Charles Leclerc went fastest in FP3 for the Dutch Grand Prix, with the times suggesting a three-team fight for pole position could be on the cards in qualifying.
Leclerc pipped the Mercedes of George Russell into second place by six hundredths of a second, while the Red Bull of Max Verstappen appeared to have fought back after their FP1 and FP2 struggles to get himself in the mix at the front.
The sister cars of Carlos Sainz, Lewis Hamilton and Sergio Perez all rounded out the top six in what could set up an intriguing and competitive qualifying session on Saturday afternoon.
Fernando Alonso, Sebastian Vettel, Mick Schumacher and Lando Norris filled the rest of the top 10, albeit with a gap to bridge to the top three teams.
After Red Bull struggled for pace on Friday, Sergio Perez was seen wrestling his RB18 once again in his first foray on track, feeding back that “the rear was quite a lot worse this time around, into the medium-speed [corners].”
He was the only driver to set a flying at a sunny Zandvoort in the first 10 minutes, but once Verstappen got out on track, the reigning World Champion pumped in a 1:12.309, pipping Leclerc’s quickest time from FP2 and going around 1.3s faster than his team-mate, in a sign that Red Bull have perhaps recovered from their Friday issues.
However, he was quick to say the grip on the soft tyre dropped off after only one flying lap, which is a likely sign that nailing their laps on the first attempt will be crucial for the drivers in qualifying.
But there was another issue facing the drivers, with George Russell reporting that pigeons had placed themselves on the apex of the fast Turn 7, an obstacle he and others would perhaps have not expected this weekend.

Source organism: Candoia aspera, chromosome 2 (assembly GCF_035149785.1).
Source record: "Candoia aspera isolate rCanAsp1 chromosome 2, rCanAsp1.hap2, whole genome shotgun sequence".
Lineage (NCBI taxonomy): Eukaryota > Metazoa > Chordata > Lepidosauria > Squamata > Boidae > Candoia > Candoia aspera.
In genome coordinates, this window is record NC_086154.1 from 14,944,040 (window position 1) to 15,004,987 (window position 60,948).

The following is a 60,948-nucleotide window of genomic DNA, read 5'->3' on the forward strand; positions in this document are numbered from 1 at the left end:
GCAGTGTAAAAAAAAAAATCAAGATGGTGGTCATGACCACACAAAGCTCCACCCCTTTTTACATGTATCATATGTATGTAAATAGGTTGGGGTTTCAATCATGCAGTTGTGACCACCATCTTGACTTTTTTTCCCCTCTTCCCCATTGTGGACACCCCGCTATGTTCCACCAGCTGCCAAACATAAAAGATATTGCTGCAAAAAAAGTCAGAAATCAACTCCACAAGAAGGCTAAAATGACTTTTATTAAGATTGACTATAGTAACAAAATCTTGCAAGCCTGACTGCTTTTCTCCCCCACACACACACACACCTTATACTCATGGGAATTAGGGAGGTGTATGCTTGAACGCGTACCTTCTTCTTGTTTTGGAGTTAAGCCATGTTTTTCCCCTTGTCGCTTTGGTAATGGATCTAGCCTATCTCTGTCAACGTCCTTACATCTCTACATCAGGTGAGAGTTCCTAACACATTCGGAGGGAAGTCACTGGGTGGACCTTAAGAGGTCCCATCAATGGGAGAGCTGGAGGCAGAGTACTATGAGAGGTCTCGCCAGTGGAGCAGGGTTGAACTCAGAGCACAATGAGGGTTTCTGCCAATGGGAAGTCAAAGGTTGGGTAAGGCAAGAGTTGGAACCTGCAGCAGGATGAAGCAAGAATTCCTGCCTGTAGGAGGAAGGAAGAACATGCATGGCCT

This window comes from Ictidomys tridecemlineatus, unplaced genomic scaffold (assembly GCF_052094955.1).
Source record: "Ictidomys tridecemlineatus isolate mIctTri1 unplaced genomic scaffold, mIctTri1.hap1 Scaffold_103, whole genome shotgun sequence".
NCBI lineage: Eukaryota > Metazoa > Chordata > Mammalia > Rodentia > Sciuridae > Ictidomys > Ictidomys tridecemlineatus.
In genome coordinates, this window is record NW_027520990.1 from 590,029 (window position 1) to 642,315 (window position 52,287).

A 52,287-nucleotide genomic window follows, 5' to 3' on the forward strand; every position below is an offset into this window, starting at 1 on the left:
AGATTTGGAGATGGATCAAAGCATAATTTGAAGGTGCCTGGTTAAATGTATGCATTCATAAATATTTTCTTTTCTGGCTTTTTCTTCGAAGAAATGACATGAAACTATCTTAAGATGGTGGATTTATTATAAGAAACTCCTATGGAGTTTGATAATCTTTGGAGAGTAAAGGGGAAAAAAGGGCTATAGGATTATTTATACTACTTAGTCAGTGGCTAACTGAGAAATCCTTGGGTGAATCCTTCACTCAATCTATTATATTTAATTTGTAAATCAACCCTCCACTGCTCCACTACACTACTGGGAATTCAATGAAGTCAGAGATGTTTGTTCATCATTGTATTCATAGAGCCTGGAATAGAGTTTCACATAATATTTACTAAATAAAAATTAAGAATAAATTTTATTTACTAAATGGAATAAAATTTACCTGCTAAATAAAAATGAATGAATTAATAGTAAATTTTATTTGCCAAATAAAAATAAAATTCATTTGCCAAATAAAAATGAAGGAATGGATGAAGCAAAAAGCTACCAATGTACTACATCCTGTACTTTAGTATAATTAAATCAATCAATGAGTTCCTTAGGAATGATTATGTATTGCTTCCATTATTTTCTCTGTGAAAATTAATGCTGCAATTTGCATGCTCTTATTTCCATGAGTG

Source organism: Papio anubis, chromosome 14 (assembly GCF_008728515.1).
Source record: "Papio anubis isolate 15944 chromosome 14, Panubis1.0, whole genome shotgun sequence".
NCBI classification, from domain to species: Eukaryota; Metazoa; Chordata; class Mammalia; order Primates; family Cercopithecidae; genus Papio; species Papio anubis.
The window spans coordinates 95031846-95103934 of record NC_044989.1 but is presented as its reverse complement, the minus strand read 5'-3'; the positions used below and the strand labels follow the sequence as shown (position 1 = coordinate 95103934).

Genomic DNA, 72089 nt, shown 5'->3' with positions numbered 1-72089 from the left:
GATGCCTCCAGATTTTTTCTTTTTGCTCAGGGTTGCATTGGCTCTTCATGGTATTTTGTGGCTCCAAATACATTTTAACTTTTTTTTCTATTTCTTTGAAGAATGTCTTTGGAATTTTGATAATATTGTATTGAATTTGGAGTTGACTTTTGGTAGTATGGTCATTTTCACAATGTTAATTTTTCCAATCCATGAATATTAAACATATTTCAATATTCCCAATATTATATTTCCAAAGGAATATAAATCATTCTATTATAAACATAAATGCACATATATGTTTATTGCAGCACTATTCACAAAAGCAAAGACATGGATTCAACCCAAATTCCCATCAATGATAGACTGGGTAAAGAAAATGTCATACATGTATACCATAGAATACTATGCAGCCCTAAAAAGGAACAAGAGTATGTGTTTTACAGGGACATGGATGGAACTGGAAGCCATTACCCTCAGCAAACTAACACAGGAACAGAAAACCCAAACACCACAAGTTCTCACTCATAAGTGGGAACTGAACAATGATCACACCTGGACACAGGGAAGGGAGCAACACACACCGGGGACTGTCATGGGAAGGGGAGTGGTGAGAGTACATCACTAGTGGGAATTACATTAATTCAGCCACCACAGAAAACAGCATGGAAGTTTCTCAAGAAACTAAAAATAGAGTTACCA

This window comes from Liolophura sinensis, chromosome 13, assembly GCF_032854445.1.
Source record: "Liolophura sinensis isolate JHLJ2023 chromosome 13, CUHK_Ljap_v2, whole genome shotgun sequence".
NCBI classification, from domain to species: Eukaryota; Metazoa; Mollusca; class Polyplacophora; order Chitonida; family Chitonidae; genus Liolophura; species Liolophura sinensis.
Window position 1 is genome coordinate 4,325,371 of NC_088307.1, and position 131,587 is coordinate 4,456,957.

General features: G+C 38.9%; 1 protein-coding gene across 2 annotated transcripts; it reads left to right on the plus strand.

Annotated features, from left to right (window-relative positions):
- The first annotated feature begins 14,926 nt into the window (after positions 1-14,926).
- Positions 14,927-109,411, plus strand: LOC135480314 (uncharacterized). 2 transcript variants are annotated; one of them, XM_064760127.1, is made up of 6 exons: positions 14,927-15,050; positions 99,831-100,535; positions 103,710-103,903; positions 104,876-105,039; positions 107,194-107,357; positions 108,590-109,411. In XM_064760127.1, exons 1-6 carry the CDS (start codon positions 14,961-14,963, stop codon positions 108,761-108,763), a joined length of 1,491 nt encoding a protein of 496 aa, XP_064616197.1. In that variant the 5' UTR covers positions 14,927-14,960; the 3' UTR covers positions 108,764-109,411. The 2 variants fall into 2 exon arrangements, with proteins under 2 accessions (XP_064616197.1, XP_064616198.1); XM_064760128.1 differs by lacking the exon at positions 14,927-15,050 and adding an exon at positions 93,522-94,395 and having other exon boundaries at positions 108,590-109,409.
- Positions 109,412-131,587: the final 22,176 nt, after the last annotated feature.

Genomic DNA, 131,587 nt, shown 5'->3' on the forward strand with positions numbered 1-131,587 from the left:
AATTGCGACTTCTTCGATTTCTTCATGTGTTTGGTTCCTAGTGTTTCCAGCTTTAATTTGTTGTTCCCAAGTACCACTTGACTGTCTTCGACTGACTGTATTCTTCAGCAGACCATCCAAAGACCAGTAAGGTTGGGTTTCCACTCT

Back on track, Verstappen improved his time by a further tenth and no-one could get to within half a second of the Red Bull driver in their initial qualifying simulations, but there was still time for things to change.
There was a hairy moment for Hamilton as he flew over the blind crest towards Turn 7, but had to take evasive action with the slow-moving Yuki Tsunoda on the apex of the corner.
Ferrari team principal Mattia Binotto reported that both his drivers had been reporting understeer on the car as they were tweaking their setups, with the biggest chunk of Leclerc’s deficit to Verstappen coming in the technical, twisty second sector.
But Sainz was able to find more time as the drivers headed out for another attempt at a qualifying simulation on fresh soft tyres.
Sainz became the first driver to dip below the 1:12 mark of the weekend, two tenths ahead of Verstappen at the top, as times began to improve across the board.
Russell was able to get to within a tenth of Leclerc’s pace-setting time after he went faster than Sainz, with Verstappen slotting in 0.161s down, despite a slide on the exit of Turn 3, to set up what should be a three-team fight for pole position in qualifying.
1 Charles Leclerc Ferrari 1:11.632 19 laps
2 George Russell Mercedes + 0.066 23 laps
3 Max Verstappen Red Bull + 0.161 22 laps
4 Carlos Sainz Ferrari + 0.339 16 laps
5 Lewis Hamilton Mercedes + 0.524 24 laps
6 Sergio Perez Red Bull + 0.544 28 laps
7 Fernando Alonso Alpine + 0.695 15 laps
8 Sebastian Vettel Aston Martin + 0.859 24 laps
9 Mick Schumacher Haas + 0.926 14 laps
10 Lando Norris McLaren + 0.959 17 laps
11 Kevin Magnussen Haas + 0.974 14 laps
12 Lance Stroll Aston Martin + 1.141 17 laps
13 Alex Albon Williams + 1.143 17 laps
14 Esteban Ocon Alpine + 1.371 19 laps
15 Pierre Gasly AlphaTauri + 1.414 21 laps
16 Yuki Tsunoda AlphaTauri + 1.624 21 laps
17 Daniel Ricciardo McLaren + 1.667 18 laps
18 Valtteri Bottas Alfa Romeo Racing + 1.727 13 laps
19 Guanyu Zhou Alfa Romeo Racing + 1.789 13 laps
20 Nicholas Latifi Williams + 1.993 21 laps